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Video description
It’s a question very often asked and very tricky to respond. It’s like asking “what is the best car?”. We all have different responses to those questions. It depends on your preferences and your needs. Will you drive in the city or in the country side? Are you the only passenger or have you got kids? In this article we will review the different aquaponics system options and their specificities.
When it comes to aquaponics systems, there are 3 big categories (and a multitude of hybrid subcategories).
Flood and Drain Backyard Aquaponics
This system is probably the most common. It consists of a fish tank and a growbed (full of media). The growbed is equipped with a bell siphon allowing the water to flood and drop back in the fish tank all at once.
The media into the growbed is porous and offers a huge surface for the bacteria to leave on. Even if the plants die, the bacteria present on the media will transform the toxic ammonia into nitrite and then nitrate.
It is well adapted to small scale backyard aquaponics. It doesn’t require a large surface and is relatively easy to balance.
Require to clean the growbed when clogged (every few years).

Deep Water Culture (DWC)
The Deep Water Culture system is composed of a fish tank and a culture tank of at least 30cm deep (often deeper). The culture tank is equipped with air stones or air pipes. On the water surface we have floating rafts made out of polystyrene. The rafts are equipped with holes. Pots are placed in the holes and the plants roots have access to the nutritive water just underneath. The air stones allow a nice oxygenation of the plant roots. The plant roots offer a large surface area for bacteria.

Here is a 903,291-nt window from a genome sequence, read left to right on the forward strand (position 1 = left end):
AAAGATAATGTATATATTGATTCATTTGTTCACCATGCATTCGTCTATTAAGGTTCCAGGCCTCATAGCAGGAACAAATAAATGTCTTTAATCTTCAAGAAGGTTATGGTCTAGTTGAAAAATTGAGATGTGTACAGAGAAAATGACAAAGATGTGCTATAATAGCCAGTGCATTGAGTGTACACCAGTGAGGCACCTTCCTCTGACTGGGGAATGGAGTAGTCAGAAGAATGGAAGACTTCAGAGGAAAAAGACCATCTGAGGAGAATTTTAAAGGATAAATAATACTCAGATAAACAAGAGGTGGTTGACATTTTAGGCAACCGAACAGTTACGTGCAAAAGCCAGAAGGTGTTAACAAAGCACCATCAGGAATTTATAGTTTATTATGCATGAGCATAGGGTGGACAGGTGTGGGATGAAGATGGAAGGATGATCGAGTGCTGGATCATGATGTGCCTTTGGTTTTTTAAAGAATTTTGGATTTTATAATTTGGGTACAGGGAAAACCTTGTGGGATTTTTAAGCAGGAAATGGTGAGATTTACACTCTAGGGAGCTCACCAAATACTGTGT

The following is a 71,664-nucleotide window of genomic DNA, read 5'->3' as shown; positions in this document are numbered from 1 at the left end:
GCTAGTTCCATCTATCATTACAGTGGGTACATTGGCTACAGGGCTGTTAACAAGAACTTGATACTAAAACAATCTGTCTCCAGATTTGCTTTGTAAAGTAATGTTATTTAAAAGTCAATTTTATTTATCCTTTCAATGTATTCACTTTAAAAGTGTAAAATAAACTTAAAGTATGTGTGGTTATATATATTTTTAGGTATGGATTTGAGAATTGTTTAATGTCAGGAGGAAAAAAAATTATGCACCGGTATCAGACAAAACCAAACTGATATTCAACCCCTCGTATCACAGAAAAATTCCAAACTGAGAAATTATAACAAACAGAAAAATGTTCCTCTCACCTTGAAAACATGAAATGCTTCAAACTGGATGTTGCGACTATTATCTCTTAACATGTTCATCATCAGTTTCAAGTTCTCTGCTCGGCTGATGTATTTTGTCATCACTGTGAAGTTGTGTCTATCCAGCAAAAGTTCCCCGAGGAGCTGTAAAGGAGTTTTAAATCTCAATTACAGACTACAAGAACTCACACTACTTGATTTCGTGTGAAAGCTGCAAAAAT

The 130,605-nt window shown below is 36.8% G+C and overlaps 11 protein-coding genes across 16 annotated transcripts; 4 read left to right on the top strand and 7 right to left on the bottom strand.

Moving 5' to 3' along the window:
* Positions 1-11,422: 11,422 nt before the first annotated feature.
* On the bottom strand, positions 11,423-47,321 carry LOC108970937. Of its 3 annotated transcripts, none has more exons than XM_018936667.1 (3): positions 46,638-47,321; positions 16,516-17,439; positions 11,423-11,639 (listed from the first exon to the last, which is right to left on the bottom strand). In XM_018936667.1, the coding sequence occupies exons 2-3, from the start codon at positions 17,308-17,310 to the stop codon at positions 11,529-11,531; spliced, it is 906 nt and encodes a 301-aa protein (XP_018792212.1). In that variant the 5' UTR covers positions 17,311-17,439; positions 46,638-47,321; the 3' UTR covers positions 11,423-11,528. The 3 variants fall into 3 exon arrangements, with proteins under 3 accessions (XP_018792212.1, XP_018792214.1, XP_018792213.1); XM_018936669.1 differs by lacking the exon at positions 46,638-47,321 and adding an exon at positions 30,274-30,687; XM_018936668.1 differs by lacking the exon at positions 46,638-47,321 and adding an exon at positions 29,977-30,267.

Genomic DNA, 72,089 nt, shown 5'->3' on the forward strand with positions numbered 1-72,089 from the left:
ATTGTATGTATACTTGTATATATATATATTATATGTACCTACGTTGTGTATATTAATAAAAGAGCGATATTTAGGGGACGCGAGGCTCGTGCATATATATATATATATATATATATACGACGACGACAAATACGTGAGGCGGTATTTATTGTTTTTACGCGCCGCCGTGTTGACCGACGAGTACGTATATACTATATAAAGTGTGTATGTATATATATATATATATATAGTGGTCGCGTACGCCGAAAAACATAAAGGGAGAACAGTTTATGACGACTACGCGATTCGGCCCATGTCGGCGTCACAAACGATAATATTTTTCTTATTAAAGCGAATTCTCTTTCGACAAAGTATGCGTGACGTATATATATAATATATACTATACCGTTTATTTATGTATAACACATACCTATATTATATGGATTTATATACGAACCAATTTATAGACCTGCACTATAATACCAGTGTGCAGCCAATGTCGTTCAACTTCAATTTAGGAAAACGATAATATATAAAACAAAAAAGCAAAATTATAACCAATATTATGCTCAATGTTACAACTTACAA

This system offers an easy harvest and planting. It is well adapted to large scale aquaponics.
Require a large surface. The bacteria are mainly present on the plant roots. If the plants die, we lose the bacteria population. Robust systems involve a separate biological filtration which adds complexity and cost into the system

Nutrient Film Technique (NFT)
The nutrient film technique is composed of pipes with holes on the top. The principle is to let some water from the fish tank running into the bottom of the pipe. Some plants in pots are placed in the pipes holes. The plants roots are reaching film of water and able to absorb the nutritive substances.
Those systems can produce a significative quantity of food per surface. They can be placed on several layers horizontally if enough light reach the plants canopy.
The bacteria are mainly fixed on the plant roots. If the roots die, the bacteria disappear leaving the system with toxic nitrogen molecules (ammonia and nitrite).

The outcome of this overview is that there is no one best type of aquaponics system. Depending on your level of experience and surface available you will choose a different option. If you are starting aquaponics I recommend you the flood and drain grow bed aquaponics.
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